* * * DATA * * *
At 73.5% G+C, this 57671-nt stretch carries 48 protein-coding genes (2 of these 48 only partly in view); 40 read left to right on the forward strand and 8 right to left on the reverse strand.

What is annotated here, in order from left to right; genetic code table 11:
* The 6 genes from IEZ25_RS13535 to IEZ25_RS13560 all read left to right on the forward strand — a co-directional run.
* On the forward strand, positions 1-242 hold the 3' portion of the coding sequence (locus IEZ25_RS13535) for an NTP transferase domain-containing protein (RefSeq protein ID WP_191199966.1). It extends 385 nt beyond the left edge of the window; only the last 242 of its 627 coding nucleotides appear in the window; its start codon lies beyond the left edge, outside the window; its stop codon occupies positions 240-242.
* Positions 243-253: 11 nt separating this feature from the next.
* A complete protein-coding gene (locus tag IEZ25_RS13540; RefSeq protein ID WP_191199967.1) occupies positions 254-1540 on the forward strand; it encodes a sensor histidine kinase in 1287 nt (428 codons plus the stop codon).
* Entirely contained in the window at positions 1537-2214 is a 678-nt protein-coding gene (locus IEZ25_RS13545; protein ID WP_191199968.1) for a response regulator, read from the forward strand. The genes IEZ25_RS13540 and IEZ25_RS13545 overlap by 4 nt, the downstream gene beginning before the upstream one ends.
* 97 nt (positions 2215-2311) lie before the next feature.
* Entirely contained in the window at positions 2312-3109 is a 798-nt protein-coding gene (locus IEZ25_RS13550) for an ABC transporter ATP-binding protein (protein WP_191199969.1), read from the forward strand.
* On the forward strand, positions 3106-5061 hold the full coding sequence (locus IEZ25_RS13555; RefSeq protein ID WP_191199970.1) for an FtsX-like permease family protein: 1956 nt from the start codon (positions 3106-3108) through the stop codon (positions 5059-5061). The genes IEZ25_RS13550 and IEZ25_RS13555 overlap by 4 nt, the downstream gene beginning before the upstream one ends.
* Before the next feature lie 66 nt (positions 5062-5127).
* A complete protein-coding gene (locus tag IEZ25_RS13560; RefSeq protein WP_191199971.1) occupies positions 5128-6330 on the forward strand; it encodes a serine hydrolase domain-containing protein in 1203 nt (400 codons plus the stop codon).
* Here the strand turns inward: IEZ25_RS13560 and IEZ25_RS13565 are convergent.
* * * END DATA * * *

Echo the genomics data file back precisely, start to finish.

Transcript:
At 73.5% G+C, this 57671-nt stretch carries 48 protein-coding genes (2 of these 48 only partly in view); 40 read left to right on the forward strand and 8 right to left on the reverse strand.

What is annotated here, in order from left to right; genetic code table 11:
* The 6 genes from IEZ25_RS13535 to IEZ25_RS13560 all read left to right on the forward strand — a co-directional run.
* On the forward strand, positions 1-242 hold the 3' portion of the coding sequence (locus IEZ25_RS13535) for an NTP transferase domain-containing protein (RefSeq protein ID WP_191199966.1). It extends 385 nt beyond the left edge of the window; only the last 242 of its 627 coding nucleotides appear in the window; its start codon lies beyond the left edge, outside the window; its stop codon occupies positions 240-242.
* Positions 243-253: 11 nt separating this feature from the next.
* A complete protein-coding gene (locus tag IEZ25_RS13540; RefSeq protein ID WP_191199967.1) occupies positions 254-1540 on the forward strand; it encodes a sensor histidine kinase in 1287 nt (428 codons plus the stop codon).
* Entirely contained in the window at positions 1537-2214 is a 678-nt protein-coding gene (locus IEZ25_RS13545; protein ID WP_191199968.1) for a response regulator, read from the forward strand. The genes IEZ25_RS13540 and IEZ25_RS13545 overlap by 4 nt, the downstream gene beginning before the upstream one ends.
* 97 nt (positions 2215-2311) lie before the next feature.
* Entirely contained in the window at positions 2312-3109 is a 798-nt protein-coding gene (locus IEZ25_RS13550) for an ABC transporter ATP-binding protein (protein WP_191199969.1), read from the forward strand.
* On the forward strand, positions 3106-5061 hold the full coding sequence (locus IEZ25_RS13555; RefSeq protein ID WP_191199970.1) for an FtsX-like permease family protein: 1956 nt from the start codon (positions 3106-3108) through the stop codon (positions 5059-5061). The genes IEZ25_RS13550 and IEZ25_RS13555 overlap by 4 nt, the downstream gene beginning before the upstream one ends.
* Before the next feature lie 66 nt (positions 5062-5127).
* A complete protein-coding gene (locus tag IEZ25_RS13560; RefSeq protein WP_191199971.1) occupies positions 5128-6330 on the forward strand; it encodes a serine hydrolase domain-containing protein in 1203 nt (400 codons plus the stop codon).
* Here the strand turns inward: IEZ25_RS13560 and IEZ25_RS13565 are convergent.